- You may need more data than you think
- Video is the main bandwidth killer
- Gaming over XBox Live uses a lot of data
If you are about to sign up to a new ADSL broadband internet plan, one of the first questions an internet company’s sales representative will ask you is how much data you need. So, how much do you need? This all comes down to what you intend to do on the internet, as well as how many people or computers are online in your home.
How much data you use depends on the bandwidth speed of the internet content you are accessing, and this can vary a lot depending on the quality, size, or type of media you are consuming.
There are numerous types of content you can access online. There is general web surfing of sites for shopping, banking etc., email, watching YouTube videos, listening to internet radio, watching internet TV, downloading songs, downloading movies, sending and receiving photos or files, downloading software for your computer, and more.
Here are a few statistics you can look at in order to get an idea of how much data you may need on your new ADSL broadband plan:
First things first: the small stuff - email
If you want to send or receive an email it uses bandwidth – admittedly not much, but it can add up if you have an enormous amount of chatty friends, family members, or colleagues. Happily, 200 emails (without attachments) only use about 1MB of data.
However, if you receive or send attachments the story is much different. Transferring 100 low-quality photos uses only 10MB of data, while high quality pictures use around 100MB to 200MB.
Next: General web surfing
Let’s say you live in a family of four people and each of you has a computer plus an Apple iPhone, and you all share a single ADSL2+ Wi-Fi connection. If each person looks at websites for 2 hours a day on their computer and phone while at home, this is 8 hours, multiplied by around 30 days a month, equals 240 hours.
This would use around 3.6GB (3,600Mb) per month. Note: 100 hours of web surfing equals around 1.5GB of data.
It’s hard to know how long you’ll stay on each website, but 1GB would allow you to surf approximately 500 websites.
Transferring photo and text files:
If you open a file that someone sends you in an email, or if you upload your own, this uses data. A high-resolution photograph is about 2MB, a ten-slide PowerPoint presentation (with text and images) is 1MB, and the average MP3 music file is around 3MB. If you purchase an eBook from Amazon for your Kindle reading device, it uses a paltry 400KB (0.4MB) for a 250-page novel.
Making Skype phone calls over the internet:
If you are on a one-on-one audio conversation Skype uses around 0.5 MB per minute. This means a 10-minute call would use around 5MB, while a one-hour call would use 30MB. However, if you make conference calls or video calls, it would obviously use up more of your bandwidth.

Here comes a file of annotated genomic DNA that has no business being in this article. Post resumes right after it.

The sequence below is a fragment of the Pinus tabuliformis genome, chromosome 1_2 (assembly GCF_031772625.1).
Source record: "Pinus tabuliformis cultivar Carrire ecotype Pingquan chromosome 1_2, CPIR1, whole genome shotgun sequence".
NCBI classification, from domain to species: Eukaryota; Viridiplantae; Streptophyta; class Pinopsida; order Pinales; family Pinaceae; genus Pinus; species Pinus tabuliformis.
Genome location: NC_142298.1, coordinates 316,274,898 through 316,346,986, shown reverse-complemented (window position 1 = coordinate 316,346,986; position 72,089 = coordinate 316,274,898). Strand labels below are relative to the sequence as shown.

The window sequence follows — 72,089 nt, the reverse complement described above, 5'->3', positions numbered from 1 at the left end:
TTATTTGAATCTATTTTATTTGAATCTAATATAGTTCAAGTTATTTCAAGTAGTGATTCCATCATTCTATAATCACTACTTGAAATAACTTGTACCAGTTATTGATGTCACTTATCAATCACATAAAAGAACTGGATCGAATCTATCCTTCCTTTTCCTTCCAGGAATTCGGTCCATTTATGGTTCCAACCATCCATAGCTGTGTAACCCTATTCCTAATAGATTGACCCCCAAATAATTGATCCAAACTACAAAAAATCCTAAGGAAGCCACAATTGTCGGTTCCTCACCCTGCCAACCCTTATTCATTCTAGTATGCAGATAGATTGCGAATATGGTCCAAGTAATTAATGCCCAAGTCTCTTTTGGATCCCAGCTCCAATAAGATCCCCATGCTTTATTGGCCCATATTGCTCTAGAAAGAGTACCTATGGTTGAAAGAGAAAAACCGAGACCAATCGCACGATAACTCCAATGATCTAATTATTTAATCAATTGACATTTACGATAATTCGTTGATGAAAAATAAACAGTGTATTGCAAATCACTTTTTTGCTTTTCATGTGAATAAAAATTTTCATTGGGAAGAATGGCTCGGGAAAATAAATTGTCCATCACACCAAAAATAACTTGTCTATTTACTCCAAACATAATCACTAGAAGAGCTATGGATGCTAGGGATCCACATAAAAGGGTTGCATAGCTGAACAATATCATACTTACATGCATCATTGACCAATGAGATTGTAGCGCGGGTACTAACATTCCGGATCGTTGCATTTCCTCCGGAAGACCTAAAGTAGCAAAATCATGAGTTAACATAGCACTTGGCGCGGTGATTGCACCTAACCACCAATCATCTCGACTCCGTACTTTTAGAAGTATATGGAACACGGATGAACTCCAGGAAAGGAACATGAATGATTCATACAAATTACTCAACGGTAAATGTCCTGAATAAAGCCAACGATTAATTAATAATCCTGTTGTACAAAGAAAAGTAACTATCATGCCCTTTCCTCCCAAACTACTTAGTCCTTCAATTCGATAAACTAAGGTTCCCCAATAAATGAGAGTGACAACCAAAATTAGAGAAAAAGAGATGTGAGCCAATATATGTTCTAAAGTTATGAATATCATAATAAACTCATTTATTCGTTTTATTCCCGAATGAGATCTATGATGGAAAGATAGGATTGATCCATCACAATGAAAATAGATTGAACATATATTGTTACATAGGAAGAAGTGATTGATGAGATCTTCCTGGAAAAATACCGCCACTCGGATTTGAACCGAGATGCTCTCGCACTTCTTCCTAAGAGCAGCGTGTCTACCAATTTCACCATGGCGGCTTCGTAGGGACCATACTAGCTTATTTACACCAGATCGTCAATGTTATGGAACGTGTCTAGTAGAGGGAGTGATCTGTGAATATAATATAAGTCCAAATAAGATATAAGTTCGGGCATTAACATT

Listening to online radio:
How much data you use when streaming music or podcast radio shows online depends on the particular internet radio website. Most streams run at 128kbps, which means listening to 33 hours of radio would equal about 0.5GB.
However, some streams run at slower speeds of 32kbps, 64kbps, or even faster speeds than the 128kbps variety, so of course this affects usage levels. On average you could say listening to online radio will use around 40-50MB per hour.
The Big Stuff: Watching internet TV
Online TV is becoming very popular. You can watch your favourite shows whenever you like, plus many channels don’t include commercials in their programming.
If you watch a half-hour TV episode on ABC iView it uses approximately 125 MB of data, so two hours of online television would equate to 0.5GB. Watching low resolution YouTube video clips uses around one quarter of the data of ABC iView, so watching short videos for a couple of hours would only use 125MB. This has also been measured to be around 28 short video clips. This data quota increases a lot if you watch high-definition clips.
Many people these days are watching Foxtel over their Xbox 360’s ADSL2+ broadband connection. An hour of high quality Foxtel TV uses up to 800MB of data, medium quality uses around 540MB, and low quality about 360MB.
Foxtel allows customers to adjust quality settings on their gaming console, so you can decide when to consume more data, and when to save because you’re getting close to reaching your monthly quota. On the highest setting your family would use 50GB a month just by watching two hours of TV per night!
The Apple iTunes store is a very popular place for people to rent and buy films legally. The average iTunes movie download uses 1GB of data. Note: There are some peer-to-peer torrent websites that offer legal files transfers. Ensure the site’s file is legal before downloading it, as you don’t want to get in trouble with the copyright authorities.